--Basejumper123 00:12, 18 February 2006 (UTC)Reply[reply]

Contents Bar[edit source]

Hy there,

this site Grand Theft Auto: San Andreas uses a Contents Bar.

How can i create one of those ?

Miguel Albano

Very good question. This Wikibook is using a template to add this bar. To see how that is done, look at Template:Grand Theft Auto: San Andreas/Header for more details.
Writing templates can be tricky because there are some more unique syntax issue that go into them which are beyond the scope of basic editing here. For some further in depth content about template writing, see meta:Help:Template
Still, these templates are pretty cool, and add some good eye candy to pages, making it easier for people reading the content to know what else is available. There are many different styles to do this, so look around on Wikibooks to get an idea on how to do this. --Rob Horning 13:22, 20 February 2006 (UTC)Reply[reply]

Where to put my book?[edit source]

What bookshelf does my book Coding Divert Sockets belong in? --ness

In an attempt to help out new users...especially as Wikibooks grows and the difficulty increases in deciding exactly where a new Wikibook ought to be put in various categories, I created the Wikibooks:Card Catalog Office to help with the classification of new books. Ultimately I want to see all new Wikibooks put in a simple request for classification and a team of volunteers who like to classify stuff to go through the effort of adding a Wikibook to the various bookshelves, with cross references as appropriate. This whole project is just starting, however, and we are not quite prepared to deal with all of the requests that are likely to come that way at the moment.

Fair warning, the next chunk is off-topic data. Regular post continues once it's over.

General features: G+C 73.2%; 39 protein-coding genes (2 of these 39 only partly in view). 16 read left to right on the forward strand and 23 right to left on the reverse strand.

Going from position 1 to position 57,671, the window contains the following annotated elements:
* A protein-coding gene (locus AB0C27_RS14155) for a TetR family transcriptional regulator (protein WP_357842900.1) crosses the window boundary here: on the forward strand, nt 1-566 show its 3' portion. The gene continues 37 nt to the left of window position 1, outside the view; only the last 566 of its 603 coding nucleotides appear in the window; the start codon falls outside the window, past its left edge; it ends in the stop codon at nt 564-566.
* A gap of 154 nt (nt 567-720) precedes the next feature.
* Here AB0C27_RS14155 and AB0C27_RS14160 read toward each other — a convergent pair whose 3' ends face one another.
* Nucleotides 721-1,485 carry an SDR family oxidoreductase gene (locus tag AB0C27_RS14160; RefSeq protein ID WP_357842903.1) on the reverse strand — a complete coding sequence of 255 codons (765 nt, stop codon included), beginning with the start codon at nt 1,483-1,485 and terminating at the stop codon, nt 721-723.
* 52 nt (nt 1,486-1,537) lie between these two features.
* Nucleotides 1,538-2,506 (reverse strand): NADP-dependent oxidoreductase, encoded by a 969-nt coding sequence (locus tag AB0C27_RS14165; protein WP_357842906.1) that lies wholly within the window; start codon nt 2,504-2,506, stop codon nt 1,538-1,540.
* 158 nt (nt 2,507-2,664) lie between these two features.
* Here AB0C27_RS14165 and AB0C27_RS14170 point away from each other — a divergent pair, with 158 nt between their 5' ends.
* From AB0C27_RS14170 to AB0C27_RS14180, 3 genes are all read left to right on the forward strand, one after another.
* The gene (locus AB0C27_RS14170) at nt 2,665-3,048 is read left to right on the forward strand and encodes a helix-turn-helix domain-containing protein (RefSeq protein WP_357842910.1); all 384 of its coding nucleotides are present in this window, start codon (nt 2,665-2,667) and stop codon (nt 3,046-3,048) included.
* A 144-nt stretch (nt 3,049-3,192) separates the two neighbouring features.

For the moment, I would likely suggest the Information technology bookshelf if this is going to be more hardware oriented or perhaps Computer software bookshelf under the Linux sub-section if this is just an API documentation book. At the moment, we suggest the original authors try to do a best fit for these books at the moment, but the bookshelves are often in flux with content moving from one to the other. We are also trying to do Library of Congress classification as well as Dewey Decimal for subject grouping, but that is going to be another very interesting effort by itself. Thanks for your interest. --Rob Horning 18:55, 28 February 2006 (UTC)Reply[reply]

bending moment[edit source]

A beam carries a mass of 180kg at its center of 2.5m with a maximum bending moment not exceeding 90KN/m.Calculate its mass in tonnes--Adex walex 08:34, 28 February 2006 (UTC)Reply[reply]

This problem is poorly worded and probably incomplete. A specified maximum bending moment probably has no relation to the beam's actual mass in tonnes unless you specify a handbook, regulatory requirement or engineering safety factor with which to size the beam. I suggest you add a freebody diagram to explain the problem adquately, better define your nomenclature and vocabulary, and place it the engineering help desk at Wikiversity:School of Engineering:Help Desk. Lazyquasar 22:28, 29 March 2006 (UTC)Reply[reply]